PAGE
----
Knowing the authors, I knew the activities in the text would be insightfully theorised, informed in particular by key learning theories, based on many years of international experience, and also relevant to New Zealand contexts. I was not disappointed.
From the start, the book clearly works at the intersection of technology, pedagogy and learning.
The use of the memorable acronym – TEC-VARIETY – guides the reader through ten principles of online learning in support of student motivation and retention.
For each principle, there are ten activity ideas. Do the maths: that’s 100 activities, each of which is presented in a clear format with instructional considerations, variations and extensions, as well as time-cost indices.
A few of my favourites:…
Tone: Video Intro
Encouragement: Critical friends
Curiosity: (The most downloaded chapter so far) Contextual and Cultural blogs
Variety: Serious play, via online séances, and encouraging teacher education students to sign up to teach a language online.
Autonomy: Open exploration weeks, OER explorations
Relevance: Pubcasting: embedding multimedia interviews with researchers and academic writers, discussing their most recent findings or publications
Interactivity: Wiki-based brainstorming and co-creation (e.g., student-generated tutorials, class glossaries, e-books); comapping (collaborative mindmapping)
Tension: Structured Controversy
Yielding Products: Course video summaries
None of the activities are particularly high-tech or out of the reach of our faculty – all can be accomplished in Moodle (or any other LMS) and using systems and support readily available to us here and now.
Several of the book’s accolades refer to chapter 14 – which looks at how to work with colleagues to encourage them to try new ideas.
I am thrilled and proud that the work of my co-blogger and my own studies are cited in the text.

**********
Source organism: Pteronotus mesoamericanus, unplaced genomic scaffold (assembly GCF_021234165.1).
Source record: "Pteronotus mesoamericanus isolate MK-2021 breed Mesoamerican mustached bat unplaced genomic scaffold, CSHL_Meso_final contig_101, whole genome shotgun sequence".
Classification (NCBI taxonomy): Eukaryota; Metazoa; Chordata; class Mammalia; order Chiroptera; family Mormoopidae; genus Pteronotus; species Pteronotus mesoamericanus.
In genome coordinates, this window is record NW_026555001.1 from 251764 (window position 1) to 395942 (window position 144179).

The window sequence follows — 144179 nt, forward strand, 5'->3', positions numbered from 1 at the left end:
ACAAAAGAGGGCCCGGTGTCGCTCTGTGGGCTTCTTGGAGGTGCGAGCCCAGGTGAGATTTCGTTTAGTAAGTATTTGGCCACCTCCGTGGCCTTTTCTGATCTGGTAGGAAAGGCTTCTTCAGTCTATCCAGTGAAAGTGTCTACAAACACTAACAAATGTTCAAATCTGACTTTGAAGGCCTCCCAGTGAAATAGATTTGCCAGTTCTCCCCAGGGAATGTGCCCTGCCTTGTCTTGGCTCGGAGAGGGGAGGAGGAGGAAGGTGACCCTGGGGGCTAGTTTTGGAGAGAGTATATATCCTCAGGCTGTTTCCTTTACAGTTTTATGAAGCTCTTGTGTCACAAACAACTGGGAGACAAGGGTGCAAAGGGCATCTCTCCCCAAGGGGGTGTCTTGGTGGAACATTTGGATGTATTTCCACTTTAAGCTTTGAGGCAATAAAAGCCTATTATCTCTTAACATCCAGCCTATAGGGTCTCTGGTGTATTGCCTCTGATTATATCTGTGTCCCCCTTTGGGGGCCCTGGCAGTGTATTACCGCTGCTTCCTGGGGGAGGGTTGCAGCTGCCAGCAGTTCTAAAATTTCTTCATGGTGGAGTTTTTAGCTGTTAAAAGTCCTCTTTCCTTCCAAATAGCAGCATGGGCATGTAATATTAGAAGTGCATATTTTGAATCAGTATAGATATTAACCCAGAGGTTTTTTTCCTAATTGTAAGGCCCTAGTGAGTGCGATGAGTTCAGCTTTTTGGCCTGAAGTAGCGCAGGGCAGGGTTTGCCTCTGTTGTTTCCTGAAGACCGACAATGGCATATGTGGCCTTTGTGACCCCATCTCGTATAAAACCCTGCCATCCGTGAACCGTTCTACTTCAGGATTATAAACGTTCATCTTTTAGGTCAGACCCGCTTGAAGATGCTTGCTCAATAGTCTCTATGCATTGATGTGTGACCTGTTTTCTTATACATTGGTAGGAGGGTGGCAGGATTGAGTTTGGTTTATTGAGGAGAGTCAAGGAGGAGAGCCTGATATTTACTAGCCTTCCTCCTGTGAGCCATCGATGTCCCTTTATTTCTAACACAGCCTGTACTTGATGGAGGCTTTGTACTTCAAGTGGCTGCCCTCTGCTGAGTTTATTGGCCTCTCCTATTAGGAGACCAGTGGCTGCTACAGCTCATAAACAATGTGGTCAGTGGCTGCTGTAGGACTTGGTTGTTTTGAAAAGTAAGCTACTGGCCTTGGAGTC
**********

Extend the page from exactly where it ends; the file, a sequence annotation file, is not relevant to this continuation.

Importantly, the book has an accompanying website http:tec-variety.com
And in the spirit of openness, the text is available as a free download from the site, along with additional resources. The entire e-book or any of the 15 individual chapters can be downloaded free of charge.
The authors take an interactive approach, inviting readers to trial and provide feedback on the activities, and to suggest modifications and contextual improvements. The intent is to continually update the book site “with new pedagogical activities and ideas, technological tools, reviews and announcements as well as stories of best practices” (p.5).
The text is self-published by Bonk’s Open World Books, and this in itself is a source of inspiration as an act of intellectual generosity, and integrity.
The final word might go to Curtis Bonk’sown blog:
“Online instructors can learn how to design a safe climate for learning, give feedback, foster interaction and collaboration, nurture student autonomy and creation of products, and much more. The intent is for higher online learning retention and the development of more self-directed online learners”.
TEC-Variety is fresh and ready for immediate and flexible application. I’ll be keeping my copy handy!